The Green New Deal proposal has transformed the political landscape of climate change in the United States seemingly overnight. Its deceptively simple framing undergirds a much larger objective: leverage the spending power of the federal government to face climate change with the scale of investment and resources commensurate to the extraordinary size of the problem. Roosevelt’s New Deal was a powerful and effective response to the generational tragedy of the Great Depression, putting people back to work while rebuilding the country. A Green New Deal proposes to echo this endeavor by dramatically and rapidly altering our carbon footprint while building a thriving, restorative, equitable economy.
The idea has been discussed for many years although the term is thought to have been coined in 2007. Since the inception of the Bioneers Conference 30 years ago, brilliant speakers have addressed this concept from multiple angles.
We have compiled this media collection from our 30-year history to feature some of the most innovative thought leaders working on these topics. The videos, podcasts and articles below are presented within a loose framework based on the Green New Deal’s larger goals. This is by no means a comprehensive list, but more of a starting place to remind us that we have the expertise on hand to do what must be done. The question has always been how do we get these solutions to scale in time?—The Green New Deal may well be a large part of the answer.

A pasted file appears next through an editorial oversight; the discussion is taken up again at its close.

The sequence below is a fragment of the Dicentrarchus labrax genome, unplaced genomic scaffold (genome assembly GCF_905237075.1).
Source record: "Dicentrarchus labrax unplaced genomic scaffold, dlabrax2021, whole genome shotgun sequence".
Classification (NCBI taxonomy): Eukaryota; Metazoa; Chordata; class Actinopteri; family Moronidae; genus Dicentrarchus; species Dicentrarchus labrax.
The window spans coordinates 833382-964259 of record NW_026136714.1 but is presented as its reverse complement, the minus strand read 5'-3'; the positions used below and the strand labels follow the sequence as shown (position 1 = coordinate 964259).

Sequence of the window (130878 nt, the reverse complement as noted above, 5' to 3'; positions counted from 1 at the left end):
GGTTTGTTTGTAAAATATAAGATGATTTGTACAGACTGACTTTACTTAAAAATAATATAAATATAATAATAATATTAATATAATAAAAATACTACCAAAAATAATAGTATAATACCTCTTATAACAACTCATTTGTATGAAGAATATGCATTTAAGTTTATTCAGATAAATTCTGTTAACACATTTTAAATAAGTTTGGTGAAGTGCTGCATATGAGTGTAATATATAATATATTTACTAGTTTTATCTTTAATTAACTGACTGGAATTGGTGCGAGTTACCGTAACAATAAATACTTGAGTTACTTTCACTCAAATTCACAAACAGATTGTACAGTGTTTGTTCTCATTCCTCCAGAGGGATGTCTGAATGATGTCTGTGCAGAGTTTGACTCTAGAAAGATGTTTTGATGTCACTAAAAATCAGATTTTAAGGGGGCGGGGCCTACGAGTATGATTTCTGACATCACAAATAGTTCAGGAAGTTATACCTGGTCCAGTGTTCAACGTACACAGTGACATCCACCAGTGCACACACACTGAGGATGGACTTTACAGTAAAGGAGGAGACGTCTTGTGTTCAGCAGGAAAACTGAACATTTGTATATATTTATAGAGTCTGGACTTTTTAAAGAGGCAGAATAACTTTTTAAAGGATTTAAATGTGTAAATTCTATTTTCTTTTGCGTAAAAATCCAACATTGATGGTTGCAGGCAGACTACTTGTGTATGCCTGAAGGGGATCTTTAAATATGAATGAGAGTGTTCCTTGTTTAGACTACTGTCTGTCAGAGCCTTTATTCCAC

And now that the Green New Deal discussion has finally reached the mainstream, we are struck by two fundamental realities…
First, as the saying goes, there’s nothing quite so powerful as a good idea whose time has come (or, in this case, is well overdue). Interest in a Green New Deal has been growing like wildfire, hot on the heels of the 2018 midterms and the release of two major climate reports: the globally focused IPCC 1.5 C report and the U.S.-based Fourth National Climate Assessment.
In 1988, legendary scientist James Hansen testified to Congress about the dire threat the human caused climate change posed to the planet. Three decades later, we’re still dragging our feed. The longer we wait to take meaningful action, the more comprehensive and rapid the transition will need to be in order to respond to the urgent situation; hence the scope and scale of a Green New Deal.
Second, while the general concept is rapidly gaining steam, the salient details remain to be developed. Even the draft House legislation (H.R. 109) (read a great explainer overview here) has been described by Rep. Alexandria Ocasio-Cortez as a scoping document and a call for proposals—just the beginning of a process. Numerous organizations and policymakers are now working hard to churn out specific proposals to meet these ambitious goals—and many of the leading thinkers on these issues have been part of Bioneers over the years.